- Our imported link sausage department has a fine selection today.
- While continuing to deny Britain's own role (present and historical) in the Middle East problems through silence, The Economist notes that the US can't make peace in the Middle East all by itself, which is at least a start. Calling the ghost of Lord Balfour... and every other colonialist who drew national boundaries without regard to tribal territories and/or accurate topographical maps...
- The Economist also offers some musings on whether corruption makes economic sense for companies operating in corrupt regions... under the byline "Schumpeter," no less ("destructive creation," meet "creative destruction"). I wonder if Hollywood qualifies as a corrupt region under this reasoning? Or if it applies at all to the utterly irrational parts of the economy?
- And in the meantime, them durned furriners at BP are muckin' up our coast off Louisiana. (Compare to the preceding item.) The BBC's summary is, perhaps, the most useful.
Meanwhile, nobody is questioning the relationship between this spill and excessive, preventable demand for oil for suburban assault vehicles, etc. still running on batteries that seem twenty years behind our other technology. It's not at all coincidence that the effective length of a patent even under pre-1995 US law is just about twenty years; and it's even less coincidental considering who controlled many of the critical enabling patents relevant to batteries due to acquisition of space program subcontractors...
- My colleague-across-the-pond Charlie Stross explains Steve Jobs's disdain for Flash... without once resorting to asserting that Jobs's ego (which is apparent in the anti-academic interfaces of every Apple product) won't let him see the good points of Flash, whatever they are. I despise Flash myself, but for rather different reasons than any potential opportunity to defy a sixty-year-old antitrust decision and its unjustly neglected domestic partner.
- Late-breaking news: Somebody is getting rich on corporate/banking failures... and it's not orphans and widows getting their investments back. None of this is to say that there needs to be a cap on legal fees, because that way lies madness (and evasion, and corruption, and driving some of the best practitioners away because they can't recruit the next generation for a highly technical and skilled legal specialty1). It is only to say that some of the amenities need to be reigned in... and that some one-time scanning and later electronic distribution of files would go a loooooong way toward controlling "photocopying costs".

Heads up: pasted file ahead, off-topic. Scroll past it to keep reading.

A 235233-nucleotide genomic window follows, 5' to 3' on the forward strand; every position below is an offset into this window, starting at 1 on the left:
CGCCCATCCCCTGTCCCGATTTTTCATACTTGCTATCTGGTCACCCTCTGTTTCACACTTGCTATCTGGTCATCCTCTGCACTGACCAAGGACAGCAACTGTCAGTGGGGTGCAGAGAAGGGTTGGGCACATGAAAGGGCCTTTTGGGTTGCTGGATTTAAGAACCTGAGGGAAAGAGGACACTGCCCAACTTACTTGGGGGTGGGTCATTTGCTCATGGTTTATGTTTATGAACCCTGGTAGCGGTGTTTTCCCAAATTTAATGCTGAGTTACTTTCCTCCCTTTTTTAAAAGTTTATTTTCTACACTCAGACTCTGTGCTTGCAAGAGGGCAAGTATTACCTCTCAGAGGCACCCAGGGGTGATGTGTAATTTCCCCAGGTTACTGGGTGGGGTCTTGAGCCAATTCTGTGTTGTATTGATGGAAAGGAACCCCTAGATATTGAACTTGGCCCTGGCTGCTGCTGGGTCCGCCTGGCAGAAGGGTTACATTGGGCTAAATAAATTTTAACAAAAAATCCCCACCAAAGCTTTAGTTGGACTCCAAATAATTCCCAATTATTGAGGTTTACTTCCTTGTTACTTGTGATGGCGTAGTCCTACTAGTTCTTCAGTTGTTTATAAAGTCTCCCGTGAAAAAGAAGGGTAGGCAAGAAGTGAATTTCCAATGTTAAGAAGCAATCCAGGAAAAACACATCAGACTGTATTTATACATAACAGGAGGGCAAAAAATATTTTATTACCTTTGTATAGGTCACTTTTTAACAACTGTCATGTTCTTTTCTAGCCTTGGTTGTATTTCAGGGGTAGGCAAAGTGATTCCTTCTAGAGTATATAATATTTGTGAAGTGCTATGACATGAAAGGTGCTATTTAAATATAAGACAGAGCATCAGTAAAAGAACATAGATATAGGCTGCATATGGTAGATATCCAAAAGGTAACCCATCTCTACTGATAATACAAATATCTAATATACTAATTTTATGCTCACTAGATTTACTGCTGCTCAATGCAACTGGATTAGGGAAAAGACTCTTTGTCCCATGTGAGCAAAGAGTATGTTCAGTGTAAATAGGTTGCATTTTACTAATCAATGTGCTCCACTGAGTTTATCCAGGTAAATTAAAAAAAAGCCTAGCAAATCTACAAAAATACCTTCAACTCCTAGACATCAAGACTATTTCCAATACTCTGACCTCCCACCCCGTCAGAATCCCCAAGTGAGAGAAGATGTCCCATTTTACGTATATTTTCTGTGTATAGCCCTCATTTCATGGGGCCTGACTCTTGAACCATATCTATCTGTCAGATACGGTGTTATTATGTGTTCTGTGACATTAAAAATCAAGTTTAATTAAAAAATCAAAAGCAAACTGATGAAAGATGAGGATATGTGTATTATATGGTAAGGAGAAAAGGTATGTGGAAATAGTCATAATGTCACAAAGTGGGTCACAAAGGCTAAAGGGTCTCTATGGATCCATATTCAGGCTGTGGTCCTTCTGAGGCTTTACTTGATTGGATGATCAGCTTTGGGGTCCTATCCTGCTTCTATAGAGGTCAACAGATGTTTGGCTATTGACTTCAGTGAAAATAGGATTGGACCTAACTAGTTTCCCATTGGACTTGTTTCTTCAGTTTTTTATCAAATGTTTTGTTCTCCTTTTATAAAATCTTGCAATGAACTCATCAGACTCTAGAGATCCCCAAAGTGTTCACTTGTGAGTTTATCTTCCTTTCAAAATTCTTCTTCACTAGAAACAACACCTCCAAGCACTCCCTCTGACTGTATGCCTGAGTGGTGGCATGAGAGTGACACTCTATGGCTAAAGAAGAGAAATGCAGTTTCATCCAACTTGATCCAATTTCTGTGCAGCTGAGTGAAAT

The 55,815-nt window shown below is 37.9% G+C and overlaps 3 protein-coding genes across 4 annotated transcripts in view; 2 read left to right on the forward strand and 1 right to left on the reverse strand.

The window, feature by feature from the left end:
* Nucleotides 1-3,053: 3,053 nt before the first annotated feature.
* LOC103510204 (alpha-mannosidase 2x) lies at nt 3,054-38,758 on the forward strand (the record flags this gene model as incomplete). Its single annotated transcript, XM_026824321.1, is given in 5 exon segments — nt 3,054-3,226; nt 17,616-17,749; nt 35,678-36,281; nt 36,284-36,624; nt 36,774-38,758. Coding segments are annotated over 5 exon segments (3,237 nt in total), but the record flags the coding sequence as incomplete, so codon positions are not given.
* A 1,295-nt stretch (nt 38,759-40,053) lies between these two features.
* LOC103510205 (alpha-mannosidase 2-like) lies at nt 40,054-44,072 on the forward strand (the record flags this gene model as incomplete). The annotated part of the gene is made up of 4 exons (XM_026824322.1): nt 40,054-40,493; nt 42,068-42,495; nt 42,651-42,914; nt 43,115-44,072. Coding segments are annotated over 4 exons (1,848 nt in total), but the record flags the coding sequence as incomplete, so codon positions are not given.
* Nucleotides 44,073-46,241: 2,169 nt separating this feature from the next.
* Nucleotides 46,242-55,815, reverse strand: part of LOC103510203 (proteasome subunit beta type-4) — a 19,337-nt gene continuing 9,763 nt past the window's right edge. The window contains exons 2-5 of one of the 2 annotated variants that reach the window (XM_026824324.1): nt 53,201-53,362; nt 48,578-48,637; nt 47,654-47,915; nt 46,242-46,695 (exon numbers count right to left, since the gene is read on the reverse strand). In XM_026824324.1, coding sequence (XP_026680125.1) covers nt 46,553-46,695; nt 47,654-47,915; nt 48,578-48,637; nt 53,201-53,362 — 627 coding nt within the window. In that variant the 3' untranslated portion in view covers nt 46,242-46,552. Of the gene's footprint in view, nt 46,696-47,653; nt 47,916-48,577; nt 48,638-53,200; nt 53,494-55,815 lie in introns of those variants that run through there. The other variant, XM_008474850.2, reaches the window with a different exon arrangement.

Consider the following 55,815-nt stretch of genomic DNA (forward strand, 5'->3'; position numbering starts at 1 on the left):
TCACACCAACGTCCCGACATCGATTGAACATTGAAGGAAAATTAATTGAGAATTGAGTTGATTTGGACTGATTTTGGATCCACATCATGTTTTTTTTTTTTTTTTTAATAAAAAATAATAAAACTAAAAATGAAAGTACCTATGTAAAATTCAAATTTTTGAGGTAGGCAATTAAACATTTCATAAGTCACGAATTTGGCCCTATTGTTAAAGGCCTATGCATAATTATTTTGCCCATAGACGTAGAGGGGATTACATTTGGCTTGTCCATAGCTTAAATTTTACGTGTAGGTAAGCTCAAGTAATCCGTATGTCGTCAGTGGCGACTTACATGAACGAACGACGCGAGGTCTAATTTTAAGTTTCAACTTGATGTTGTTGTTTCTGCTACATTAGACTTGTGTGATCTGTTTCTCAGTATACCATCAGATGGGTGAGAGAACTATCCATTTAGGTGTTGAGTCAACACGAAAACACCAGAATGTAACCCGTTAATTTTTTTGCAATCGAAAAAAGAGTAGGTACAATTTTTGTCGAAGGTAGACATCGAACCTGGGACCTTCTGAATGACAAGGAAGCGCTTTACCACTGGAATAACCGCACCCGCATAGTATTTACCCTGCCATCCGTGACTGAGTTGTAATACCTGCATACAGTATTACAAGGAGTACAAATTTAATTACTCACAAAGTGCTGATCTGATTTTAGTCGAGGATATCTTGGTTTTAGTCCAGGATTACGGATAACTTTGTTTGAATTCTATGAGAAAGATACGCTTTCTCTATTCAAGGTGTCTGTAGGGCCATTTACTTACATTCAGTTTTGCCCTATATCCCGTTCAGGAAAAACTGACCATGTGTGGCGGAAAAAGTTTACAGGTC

- The FCC appears unlikely to give up on regulating broadband internet access. What this really proves, more than anything else, is that major administrative action has moved from Congressional gridlock to agency capture... and I'm not all that sure that's an improvement. When the FCC tries to regulate, it gets challenged by some of the truly deep pockets in American culture, and usually not on grounds that the regulation could have been better usually on grounds that any regulation at all is inherently bad. And when the FCC is, itself, captured by ideologues, we end up with the focus on content instead of on "communications," and ignoring the ideological context of the particular instances in which the FCC does attempt to impose its authority (would 0.6 seconds of Janet Jackson's breast have generated the same official outrage if she'd been white... or if it was a younger black man "pawing" at her?).